From adorning ourselves to adorning the world around us, from art to music, photography to sculpture, painting to collage, needlework to architecture, from gardens to natural scenery – we have a drive for finding and holding beauty.

Beauty is within us and is reflected by our external creation, by our search for it.

Influences or plagiarism?

The Reader

“No matter how busy you may think you are, you must find time for reading, or surrender yourself to self-chosen ignorance.” – Confucius

My passion for photography has increased over the past 7 years.  I no longer leave my home without carrying at least one camera.  My eyes are continually drawn to things to photograph.  Street photography, landscapes, macros, architecture – there is just so much to photograph, so much that speaks to me of the connections between people and people, between people and their world and my connection to the world.  I have thousands of photographs, not all categorised yet, not all worked on yet, but waiting for me.

As I upload new photos I am cataloguing them with keywords and at the same time setting myself the task of doing the same with one or two batches of the older photos.  From this I can see that themes are emerging.  Clearly I ‘see’ the same issues, the same interests in many places and they call to me to record them. They fit in with my vision of the world.

In the last 6 months I have begun to look at other photographers blogs as well, and am frequently inspired by their wonderful images and ideas for collating those images.  If I have noticed a theme running through my recording of the world around me and then I see that theme made alive in a collection by another photographer, am I plagiarising or being influenced?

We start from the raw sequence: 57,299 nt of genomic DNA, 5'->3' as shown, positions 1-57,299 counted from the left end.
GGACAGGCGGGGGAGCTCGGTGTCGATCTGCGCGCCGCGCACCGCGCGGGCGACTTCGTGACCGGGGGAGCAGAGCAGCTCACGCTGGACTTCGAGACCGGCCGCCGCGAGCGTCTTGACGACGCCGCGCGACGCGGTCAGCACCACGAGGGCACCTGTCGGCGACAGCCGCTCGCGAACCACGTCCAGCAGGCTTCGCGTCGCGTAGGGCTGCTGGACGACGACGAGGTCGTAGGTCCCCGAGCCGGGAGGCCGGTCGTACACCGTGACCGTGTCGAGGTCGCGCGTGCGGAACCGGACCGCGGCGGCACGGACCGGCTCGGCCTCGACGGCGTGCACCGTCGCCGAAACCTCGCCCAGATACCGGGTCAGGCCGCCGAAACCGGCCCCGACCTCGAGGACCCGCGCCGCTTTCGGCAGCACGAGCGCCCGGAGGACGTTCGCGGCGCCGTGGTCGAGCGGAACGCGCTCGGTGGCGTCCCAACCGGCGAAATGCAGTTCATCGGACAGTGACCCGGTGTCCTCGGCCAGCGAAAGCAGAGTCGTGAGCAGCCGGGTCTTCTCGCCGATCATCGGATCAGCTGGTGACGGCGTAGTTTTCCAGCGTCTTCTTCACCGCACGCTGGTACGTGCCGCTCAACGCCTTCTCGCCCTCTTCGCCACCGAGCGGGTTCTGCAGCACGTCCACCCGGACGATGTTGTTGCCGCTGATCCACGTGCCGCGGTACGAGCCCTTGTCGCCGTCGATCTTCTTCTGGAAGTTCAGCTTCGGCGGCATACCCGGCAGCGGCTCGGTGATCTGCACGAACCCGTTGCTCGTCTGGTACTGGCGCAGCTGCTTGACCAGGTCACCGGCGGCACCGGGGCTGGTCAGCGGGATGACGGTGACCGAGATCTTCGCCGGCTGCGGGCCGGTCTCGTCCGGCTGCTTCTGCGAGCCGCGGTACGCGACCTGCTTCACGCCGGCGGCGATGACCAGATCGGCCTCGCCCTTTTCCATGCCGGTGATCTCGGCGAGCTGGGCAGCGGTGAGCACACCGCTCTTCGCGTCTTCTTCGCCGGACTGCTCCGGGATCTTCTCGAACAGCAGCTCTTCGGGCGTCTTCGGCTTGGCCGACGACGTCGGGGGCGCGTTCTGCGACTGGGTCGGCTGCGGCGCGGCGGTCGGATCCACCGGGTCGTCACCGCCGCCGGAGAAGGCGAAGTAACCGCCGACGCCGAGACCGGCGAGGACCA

One particular series that concerns me now is the wonderful series by Steve McCurry http://stevemccurry.wordpress.com/ .  His ‘sleeping’ and ‘readers’ series resonates strongly with me because I have so many images of people sleeping and reading in interesting places.  These have been collected over a number of years, and labelled under ‘daily life’.  If I re-arrange them now into those specific areas because I recognise the clear connections – am I cheating??  They are by no means the same images, but by re-collating them, do I run the risk of ‘stealing’ creativity?

If I read a romance novel and write one later, have I stolen the concept of ‘love’, of boy meets girl, lovers have difficulties, lovers reunite and live happily ever after?  Or have I recognised the universality of the theme and interpreted it with my vision?

I have been developing a list of projects I want to eventually put together, when I find more images that fit, and in the meantime, I keep finding more ideas, and the more I read in books, magazines and on the web, the richer my ideas become, and together they will merge with my vision to create something unique.

I want to acknowledge the influences, but not plagiarise.